From an Englewood photographer to a Hamilton star to a man whose organization has reversed 4,000 drug overdoses this year, meet the Chicagoans making their city and world better. Chicago magazine makes its picks.
Two undergrads are behind the effort to honor Georgiana Rose Simpson, who was pushed off campus as an undergraduate in 1907 but went on to graduate and get her Ph.D. from the institution. The Tribune tells their stories.
3. Net Pains
Rick Butler is a titan in youth volleyball, having coached more than 20,000 players, including Olympians. But former students have accused him of sexual assault—landing him in a scandal for the second time in his long career. The Sun-Times investigates.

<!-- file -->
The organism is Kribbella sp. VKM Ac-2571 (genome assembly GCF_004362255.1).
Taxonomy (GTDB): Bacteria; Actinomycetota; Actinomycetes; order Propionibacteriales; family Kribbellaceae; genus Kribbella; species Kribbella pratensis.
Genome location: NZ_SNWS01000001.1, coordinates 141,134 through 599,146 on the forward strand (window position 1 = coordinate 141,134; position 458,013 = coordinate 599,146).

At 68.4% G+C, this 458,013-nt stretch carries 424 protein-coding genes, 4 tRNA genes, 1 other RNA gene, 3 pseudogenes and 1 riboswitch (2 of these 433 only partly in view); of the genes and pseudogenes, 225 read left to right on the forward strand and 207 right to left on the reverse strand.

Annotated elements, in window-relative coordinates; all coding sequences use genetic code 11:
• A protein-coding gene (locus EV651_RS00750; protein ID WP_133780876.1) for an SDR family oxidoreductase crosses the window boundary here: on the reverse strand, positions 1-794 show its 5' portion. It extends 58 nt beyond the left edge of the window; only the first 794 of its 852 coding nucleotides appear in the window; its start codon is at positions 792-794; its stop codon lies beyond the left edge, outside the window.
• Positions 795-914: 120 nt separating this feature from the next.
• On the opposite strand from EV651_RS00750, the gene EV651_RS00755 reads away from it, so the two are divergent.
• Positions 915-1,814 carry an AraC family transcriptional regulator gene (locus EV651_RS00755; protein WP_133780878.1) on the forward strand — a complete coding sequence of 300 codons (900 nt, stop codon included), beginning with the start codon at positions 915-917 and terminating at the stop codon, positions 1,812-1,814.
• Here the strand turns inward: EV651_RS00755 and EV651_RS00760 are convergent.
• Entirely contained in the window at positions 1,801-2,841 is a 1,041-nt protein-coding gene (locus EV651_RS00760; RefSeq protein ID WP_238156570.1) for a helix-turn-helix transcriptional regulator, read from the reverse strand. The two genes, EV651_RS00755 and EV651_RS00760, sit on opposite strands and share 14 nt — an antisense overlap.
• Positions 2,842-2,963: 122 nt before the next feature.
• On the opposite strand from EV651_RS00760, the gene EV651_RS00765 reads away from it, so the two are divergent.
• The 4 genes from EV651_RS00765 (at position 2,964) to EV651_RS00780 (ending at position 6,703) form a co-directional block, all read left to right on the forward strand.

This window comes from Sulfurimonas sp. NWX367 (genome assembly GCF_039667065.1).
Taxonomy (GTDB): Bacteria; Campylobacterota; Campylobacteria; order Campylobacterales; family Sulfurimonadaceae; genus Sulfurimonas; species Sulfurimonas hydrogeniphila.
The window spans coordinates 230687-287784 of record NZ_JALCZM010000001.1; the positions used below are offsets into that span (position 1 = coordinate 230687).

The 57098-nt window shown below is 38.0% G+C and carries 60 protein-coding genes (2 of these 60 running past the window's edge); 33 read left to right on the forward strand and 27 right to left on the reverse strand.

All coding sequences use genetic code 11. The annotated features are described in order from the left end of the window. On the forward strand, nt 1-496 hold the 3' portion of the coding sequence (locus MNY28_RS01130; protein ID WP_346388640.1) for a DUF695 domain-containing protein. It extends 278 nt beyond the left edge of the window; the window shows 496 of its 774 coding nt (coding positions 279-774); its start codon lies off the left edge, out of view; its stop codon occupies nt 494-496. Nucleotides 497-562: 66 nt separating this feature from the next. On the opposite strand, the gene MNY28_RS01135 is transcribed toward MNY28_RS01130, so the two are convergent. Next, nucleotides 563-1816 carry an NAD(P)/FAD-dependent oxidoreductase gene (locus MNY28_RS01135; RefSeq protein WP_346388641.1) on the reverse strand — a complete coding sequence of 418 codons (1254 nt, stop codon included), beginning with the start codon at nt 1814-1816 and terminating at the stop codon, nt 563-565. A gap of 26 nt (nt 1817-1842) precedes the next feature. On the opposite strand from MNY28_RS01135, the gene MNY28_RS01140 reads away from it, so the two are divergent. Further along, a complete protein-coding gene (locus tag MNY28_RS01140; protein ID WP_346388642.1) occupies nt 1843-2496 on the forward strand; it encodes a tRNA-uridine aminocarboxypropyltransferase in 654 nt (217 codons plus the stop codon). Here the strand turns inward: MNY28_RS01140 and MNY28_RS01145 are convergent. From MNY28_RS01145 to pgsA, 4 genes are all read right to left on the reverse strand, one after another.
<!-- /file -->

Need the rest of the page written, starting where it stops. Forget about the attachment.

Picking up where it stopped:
He’s been subpoenaed by Jason Van Dyke’s lawyers, but won’t budge on who tipped him off, which could drag out the case even further. The New York Times talks to Jamie Kalven.
They claim to be descendents of Shawnee Indians who assimilated to get by, and would be Illinois’s first recognized tribe. But federally recognized Shawnee tribes are fighting their claim. The Reader delves in.
The moratorium is up next year, but the issues that led to the first round of closings remain. WBEZ explores the possibilities.
And he’s a familiar name to Chicagoans. The Daily Beast breaks the story.
Paul Fehribach mines the catalog of Anson Mills to find old grains that are new to diners. Fooditor explains why.
He shot into a moving car, wounding two teenagers—and got five years in prison. Will that affect future trials, including Van Dyke’s? Chicago magazine asks law professor Sheila Bedi.
Glenwood Rink’s Thanksgiving roller jam starts at 10:30 and has attracted skaters from the tri-state area for years. Vogue captures it in motion.